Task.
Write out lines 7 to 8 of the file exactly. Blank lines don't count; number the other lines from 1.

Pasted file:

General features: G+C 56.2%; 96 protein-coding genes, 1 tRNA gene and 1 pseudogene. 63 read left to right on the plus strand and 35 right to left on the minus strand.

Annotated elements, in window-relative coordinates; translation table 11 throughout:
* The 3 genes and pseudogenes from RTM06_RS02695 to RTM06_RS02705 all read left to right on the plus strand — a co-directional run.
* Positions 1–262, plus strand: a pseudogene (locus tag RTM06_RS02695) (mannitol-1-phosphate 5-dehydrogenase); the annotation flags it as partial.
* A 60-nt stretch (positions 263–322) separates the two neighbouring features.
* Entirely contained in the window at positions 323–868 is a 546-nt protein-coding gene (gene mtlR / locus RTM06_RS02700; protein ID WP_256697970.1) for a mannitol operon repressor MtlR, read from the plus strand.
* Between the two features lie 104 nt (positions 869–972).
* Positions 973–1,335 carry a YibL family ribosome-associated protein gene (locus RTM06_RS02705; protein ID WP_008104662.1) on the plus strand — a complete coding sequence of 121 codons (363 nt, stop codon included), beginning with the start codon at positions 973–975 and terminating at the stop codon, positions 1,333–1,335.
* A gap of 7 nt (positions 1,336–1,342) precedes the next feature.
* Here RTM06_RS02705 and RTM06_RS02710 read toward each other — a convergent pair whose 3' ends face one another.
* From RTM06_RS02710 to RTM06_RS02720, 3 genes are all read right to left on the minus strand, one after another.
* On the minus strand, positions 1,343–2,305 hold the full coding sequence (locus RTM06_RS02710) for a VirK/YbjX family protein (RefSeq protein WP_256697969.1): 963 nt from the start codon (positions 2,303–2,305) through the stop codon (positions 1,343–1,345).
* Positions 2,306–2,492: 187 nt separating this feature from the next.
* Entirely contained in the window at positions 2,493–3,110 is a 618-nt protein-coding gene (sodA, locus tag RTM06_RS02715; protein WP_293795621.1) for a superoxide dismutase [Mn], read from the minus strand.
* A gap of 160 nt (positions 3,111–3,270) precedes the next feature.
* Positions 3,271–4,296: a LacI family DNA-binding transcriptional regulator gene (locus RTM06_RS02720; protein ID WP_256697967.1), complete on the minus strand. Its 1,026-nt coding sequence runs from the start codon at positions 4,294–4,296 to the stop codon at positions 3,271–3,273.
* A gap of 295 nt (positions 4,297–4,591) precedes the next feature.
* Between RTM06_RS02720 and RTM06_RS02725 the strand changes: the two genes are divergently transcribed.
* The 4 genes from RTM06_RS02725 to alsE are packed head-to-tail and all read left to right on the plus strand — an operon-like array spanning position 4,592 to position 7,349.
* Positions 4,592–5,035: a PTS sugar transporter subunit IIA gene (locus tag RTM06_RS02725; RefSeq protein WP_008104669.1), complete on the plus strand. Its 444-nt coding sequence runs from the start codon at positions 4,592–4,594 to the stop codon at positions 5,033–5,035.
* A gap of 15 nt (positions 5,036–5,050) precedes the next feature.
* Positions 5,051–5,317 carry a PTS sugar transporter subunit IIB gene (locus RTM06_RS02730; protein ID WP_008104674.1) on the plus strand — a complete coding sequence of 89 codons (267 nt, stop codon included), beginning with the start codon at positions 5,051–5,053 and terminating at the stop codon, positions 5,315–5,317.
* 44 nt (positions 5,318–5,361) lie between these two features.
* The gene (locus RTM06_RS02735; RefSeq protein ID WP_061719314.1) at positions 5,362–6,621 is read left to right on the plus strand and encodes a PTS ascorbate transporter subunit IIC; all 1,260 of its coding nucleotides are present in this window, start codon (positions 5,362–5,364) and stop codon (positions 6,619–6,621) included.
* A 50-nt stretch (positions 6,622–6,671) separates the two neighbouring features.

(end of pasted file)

* Between the two features lie 104 nt (positions 869–972).
* Positions 973–1,335 carry a YibL family ribosome-associated protein gene (locus RTM06_RS02705; protein ID WP_008104662.1) on the plus strand — a complete coding sequence of 121 codons (363 nt, stop codon included), beginning with the start codon at positions 973–975 and terminating at the stop codon, positions 1,333–1,335.